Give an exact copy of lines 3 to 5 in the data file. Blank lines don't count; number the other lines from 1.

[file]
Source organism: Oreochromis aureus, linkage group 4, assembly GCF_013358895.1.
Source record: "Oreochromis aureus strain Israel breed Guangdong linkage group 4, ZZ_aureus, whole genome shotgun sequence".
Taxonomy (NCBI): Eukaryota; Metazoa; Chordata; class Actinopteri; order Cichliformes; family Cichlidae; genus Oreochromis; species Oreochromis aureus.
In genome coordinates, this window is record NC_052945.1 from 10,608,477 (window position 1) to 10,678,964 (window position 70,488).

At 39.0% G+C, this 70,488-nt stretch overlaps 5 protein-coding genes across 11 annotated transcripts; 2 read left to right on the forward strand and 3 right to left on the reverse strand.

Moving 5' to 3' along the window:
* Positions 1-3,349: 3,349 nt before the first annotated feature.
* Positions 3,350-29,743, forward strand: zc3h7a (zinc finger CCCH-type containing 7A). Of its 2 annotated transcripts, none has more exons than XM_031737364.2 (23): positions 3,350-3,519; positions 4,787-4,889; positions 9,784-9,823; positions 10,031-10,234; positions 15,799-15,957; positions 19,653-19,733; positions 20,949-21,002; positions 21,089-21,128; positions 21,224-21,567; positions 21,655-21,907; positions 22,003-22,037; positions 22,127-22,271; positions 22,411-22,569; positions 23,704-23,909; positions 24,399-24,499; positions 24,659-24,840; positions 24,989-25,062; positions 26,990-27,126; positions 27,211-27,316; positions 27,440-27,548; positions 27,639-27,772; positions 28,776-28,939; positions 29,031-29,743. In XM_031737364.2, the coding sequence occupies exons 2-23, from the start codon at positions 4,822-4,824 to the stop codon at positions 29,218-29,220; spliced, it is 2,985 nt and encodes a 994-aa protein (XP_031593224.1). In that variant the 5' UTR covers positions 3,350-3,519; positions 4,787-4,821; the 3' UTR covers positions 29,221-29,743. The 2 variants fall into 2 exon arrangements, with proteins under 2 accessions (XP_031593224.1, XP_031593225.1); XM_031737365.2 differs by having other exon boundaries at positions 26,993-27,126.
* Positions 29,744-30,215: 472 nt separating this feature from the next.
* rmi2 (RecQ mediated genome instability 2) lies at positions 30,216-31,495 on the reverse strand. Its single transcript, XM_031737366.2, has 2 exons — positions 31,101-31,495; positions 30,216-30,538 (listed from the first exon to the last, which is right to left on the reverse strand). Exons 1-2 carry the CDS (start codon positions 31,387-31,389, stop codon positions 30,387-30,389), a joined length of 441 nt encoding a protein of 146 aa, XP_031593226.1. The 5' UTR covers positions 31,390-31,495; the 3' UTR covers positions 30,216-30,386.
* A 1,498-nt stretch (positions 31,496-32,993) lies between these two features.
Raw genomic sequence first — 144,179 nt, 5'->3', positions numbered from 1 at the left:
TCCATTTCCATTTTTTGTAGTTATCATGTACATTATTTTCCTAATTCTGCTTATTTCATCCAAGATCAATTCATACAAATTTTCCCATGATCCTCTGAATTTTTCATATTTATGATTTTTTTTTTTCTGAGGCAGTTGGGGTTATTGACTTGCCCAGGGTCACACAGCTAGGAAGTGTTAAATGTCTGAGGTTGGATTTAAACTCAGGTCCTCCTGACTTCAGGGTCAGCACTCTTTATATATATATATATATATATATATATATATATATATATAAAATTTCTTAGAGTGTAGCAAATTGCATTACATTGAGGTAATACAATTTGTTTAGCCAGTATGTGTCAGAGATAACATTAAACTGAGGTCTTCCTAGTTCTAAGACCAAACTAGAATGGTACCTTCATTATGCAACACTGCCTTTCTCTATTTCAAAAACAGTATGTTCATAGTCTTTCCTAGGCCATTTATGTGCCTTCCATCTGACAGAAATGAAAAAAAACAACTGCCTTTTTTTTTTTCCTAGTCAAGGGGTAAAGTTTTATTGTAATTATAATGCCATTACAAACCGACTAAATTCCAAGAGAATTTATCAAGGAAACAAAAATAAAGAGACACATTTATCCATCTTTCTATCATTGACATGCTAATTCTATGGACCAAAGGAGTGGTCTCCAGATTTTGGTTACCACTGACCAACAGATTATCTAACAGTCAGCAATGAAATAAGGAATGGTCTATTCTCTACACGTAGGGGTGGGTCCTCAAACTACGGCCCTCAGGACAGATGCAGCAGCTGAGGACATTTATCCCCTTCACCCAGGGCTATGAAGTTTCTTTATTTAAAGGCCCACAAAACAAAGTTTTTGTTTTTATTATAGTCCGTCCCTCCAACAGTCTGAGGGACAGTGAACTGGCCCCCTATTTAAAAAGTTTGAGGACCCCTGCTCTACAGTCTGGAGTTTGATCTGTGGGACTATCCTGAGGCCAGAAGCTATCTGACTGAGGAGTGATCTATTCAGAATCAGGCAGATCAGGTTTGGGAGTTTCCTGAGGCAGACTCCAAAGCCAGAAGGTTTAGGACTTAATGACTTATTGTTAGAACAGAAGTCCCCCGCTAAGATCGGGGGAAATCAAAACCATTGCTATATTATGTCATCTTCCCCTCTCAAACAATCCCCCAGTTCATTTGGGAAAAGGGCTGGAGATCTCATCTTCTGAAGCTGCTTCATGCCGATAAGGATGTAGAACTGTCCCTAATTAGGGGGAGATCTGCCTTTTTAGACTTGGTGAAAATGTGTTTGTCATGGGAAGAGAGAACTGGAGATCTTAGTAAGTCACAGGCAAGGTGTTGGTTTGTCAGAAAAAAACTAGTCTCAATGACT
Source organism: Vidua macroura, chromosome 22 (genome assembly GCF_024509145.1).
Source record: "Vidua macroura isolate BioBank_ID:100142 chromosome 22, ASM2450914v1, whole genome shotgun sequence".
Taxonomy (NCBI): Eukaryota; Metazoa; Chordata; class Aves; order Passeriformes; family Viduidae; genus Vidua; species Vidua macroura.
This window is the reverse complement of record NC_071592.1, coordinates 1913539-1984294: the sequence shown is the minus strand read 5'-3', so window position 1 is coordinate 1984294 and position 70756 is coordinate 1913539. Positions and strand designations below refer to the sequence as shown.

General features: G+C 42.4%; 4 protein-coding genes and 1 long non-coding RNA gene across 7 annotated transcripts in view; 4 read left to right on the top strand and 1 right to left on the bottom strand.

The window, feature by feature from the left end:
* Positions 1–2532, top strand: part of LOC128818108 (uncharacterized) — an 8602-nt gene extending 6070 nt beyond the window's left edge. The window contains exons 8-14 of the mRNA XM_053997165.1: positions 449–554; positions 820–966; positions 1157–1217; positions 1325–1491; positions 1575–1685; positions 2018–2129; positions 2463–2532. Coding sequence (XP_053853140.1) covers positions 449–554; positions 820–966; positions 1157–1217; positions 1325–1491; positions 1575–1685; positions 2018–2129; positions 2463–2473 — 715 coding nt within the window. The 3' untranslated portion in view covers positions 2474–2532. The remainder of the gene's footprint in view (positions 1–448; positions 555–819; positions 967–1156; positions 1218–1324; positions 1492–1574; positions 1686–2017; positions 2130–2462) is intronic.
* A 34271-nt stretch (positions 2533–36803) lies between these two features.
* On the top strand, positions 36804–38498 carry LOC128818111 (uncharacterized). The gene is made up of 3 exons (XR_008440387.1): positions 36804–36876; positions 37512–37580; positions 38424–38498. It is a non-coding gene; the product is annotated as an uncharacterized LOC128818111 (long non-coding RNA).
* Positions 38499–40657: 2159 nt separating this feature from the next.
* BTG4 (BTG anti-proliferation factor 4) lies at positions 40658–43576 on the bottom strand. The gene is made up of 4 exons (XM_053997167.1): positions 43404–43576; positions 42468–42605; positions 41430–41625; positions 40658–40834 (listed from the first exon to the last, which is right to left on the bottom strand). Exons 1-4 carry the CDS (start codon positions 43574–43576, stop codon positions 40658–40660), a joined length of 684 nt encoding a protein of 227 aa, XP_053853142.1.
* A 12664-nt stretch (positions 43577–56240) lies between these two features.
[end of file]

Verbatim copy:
Taxonomy (NCBI): Eukaryota; Metazoa; Chordata; class Actinopteri; order Cichliformes; family Cichlidae; genus Oreochromis; species Oreochromis aureus.
In genome coordinates, this window is record NC_052945.1 from 10,608,477 (window position 1) to 10,678,964 (window position 70,488).

At 39.0% G+C, this 70,488-nt stretch overlaps 5 protein-coding genes across 11 annotated transcripts; 2 read left to right on the forward strand and 3 right to left on the reverse strand.